Two accounts clerks and their manager are walking to lunch when they find an antique oil lamp. They rub it and a Genie comes out. The Genie offers each of them one wish.'
'Me first! Me first!' says one of the clerks. 'I want to be in the Bahamas , driving a speedboat, without a care in the world.' Puff! He disappears.
'Me next! Me next!' says the second clerk. 'I want to be in Hawaii , relaxing on the beach with my personal masseur, an endless supply of Pina Coladas and the love of my life.' Puff! She's gone.
'OK, your turn,' the Genie says to the manager.
The manager says, 'I want those two back in the office straight after lunch.'
The moral of this story is that going first is sometimes the wrong strategy.
The received wisdom in many of the negotiating academic circles is that allowing the other party to make the first proposal is good strategy, because it might reveal that their proposal is more generous than you would have expected, which will shift the point of agreement (the deal) in your direction.
But Scotworkers have long been exponents of the principle that making the first proposal is good negotiating behaviour. It sets the agenda. It identifies the geography of the subsequent conversation. It incorporates variables you want to have in the deal. And most importantly it puts the benchmark at your end of the negotiating spectrum, leaving the other party the task of pushing you up or pulling you down towards where they would prefer to be.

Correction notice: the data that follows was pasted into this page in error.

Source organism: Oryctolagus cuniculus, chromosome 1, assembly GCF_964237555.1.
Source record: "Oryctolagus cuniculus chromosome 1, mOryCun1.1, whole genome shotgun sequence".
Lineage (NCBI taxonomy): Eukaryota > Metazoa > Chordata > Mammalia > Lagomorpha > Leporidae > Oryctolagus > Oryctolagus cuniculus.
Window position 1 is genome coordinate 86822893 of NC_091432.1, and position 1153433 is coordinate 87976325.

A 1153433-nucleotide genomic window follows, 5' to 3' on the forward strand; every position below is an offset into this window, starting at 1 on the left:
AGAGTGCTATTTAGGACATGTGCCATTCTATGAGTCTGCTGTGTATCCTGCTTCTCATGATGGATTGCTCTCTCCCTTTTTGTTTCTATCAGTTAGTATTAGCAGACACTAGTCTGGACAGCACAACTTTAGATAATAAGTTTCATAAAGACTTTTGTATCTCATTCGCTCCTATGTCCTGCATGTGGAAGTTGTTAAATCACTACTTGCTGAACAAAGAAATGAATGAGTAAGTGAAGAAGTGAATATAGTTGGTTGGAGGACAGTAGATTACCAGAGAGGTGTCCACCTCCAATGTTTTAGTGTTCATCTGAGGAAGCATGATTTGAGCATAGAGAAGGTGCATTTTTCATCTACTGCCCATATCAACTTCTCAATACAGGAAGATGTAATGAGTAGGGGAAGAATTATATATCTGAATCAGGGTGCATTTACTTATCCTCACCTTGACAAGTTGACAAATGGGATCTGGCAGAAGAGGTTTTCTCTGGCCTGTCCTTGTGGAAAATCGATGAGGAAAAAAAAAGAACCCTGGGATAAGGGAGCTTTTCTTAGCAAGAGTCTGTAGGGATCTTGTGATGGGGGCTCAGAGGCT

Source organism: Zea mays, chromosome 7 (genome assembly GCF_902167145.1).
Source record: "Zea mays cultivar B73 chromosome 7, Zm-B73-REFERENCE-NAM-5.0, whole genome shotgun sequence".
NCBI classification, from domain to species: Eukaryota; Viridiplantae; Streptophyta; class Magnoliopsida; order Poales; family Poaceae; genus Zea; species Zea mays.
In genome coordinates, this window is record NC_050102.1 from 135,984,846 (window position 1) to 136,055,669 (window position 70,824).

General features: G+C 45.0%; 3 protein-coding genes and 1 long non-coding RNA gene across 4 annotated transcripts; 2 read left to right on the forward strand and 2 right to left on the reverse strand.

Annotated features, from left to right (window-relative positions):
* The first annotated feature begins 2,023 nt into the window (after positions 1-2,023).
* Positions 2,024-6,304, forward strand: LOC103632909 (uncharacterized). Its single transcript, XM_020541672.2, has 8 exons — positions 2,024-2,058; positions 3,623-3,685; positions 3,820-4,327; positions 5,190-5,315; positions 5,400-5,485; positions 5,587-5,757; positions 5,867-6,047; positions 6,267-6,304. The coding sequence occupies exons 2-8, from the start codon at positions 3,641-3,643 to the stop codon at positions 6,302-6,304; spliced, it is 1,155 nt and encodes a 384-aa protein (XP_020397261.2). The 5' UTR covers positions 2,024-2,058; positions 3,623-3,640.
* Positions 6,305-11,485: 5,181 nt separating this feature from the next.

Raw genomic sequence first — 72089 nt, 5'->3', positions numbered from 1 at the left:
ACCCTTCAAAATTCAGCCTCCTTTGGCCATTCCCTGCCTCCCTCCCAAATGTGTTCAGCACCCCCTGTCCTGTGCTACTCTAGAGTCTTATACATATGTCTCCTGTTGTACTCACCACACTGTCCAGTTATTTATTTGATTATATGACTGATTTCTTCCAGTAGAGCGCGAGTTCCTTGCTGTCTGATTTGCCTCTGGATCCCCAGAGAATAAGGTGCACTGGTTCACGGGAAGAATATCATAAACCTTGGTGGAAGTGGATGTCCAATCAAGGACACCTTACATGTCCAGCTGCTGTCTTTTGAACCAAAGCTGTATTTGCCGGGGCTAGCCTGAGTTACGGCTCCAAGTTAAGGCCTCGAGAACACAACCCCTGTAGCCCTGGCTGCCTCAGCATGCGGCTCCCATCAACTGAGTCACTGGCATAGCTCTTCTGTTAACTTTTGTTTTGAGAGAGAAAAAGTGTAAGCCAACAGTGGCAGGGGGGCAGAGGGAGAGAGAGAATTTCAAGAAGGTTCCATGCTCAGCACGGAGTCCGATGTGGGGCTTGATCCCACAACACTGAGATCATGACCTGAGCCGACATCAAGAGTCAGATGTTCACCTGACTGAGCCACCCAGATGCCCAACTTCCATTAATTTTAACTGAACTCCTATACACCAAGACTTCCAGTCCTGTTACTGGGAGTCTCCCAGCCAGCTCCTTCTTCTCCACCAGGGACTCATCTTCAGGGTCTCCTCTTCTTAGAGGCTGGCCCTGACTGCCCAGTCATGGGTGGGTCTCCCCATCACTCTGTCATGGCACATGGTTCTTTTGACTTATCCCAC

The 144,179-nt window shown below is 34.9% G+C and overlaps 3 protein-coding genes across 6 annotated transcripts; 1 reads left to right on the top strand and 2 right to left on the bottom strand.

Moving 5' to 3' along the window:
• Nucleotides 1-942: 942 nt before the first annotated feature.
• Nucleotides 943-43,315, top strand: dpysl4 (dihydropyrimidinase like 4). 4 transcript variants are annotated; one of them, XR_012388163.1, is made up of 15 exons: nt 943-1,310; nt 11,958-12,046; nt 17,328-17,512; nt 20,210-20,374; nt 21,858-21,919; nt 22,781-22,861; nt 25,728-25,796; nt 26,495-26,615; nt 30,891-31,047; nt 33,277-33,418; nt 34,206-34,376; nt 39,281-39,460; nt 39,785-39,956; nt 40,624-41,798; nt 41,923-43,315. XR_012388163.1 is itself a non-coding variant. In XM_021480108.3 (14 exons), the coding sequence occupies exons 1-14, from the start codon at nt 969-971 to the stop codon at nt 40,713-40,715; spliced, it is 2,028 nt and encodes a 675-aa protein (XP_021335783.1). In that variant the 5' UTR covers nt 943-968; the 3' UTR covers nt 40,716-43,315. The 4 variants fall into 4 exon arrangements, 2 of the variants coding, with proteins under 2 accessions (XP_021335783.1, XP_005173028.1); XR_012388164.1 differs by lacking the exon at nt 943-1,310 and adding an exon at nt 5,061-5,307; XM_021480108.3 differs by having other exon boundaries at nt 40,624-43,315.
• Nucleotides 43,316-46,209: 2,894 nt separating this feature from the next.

So when is it the wrong strategy? There are two measures. The first is probability. If their behaviour indicates that they are uninformed about the facts - the market, the competition, market prices, and so on - and as a result there is a significant probability that they might make an overgenerous first proposal, let them do it. The second is the need for progress. Negotiations move forward when proposals hit the table. If the investigative phase of the negotiating process (the Argue step) fails to reveal their priorities and needs, and as a result you can't work out what would be an appropriate proposal, inviting them to go first might just produce that information. Although their proposal might be unpalatable, at least you will have found out their issues.
Remember that most of the time letting the other side go first is poor strategy. We can all tell stories about stunningly good outcomes because the other side made a first proposal which was much more generous than we had expected. But those stories are worth telling because they are the exceptions. Most of the time when the other side go first their proposals do us no favours at all.
About the author:
My background is sales and marketing. I read Law at University and worked for 2 major packaging companies for 13 years in sales and sales management. I joined John McMillan and Scotwork in 1984. For the next 25 years together with our colleagues we delivered training and consulting, built the global business and developed the Scotwork product portfolio.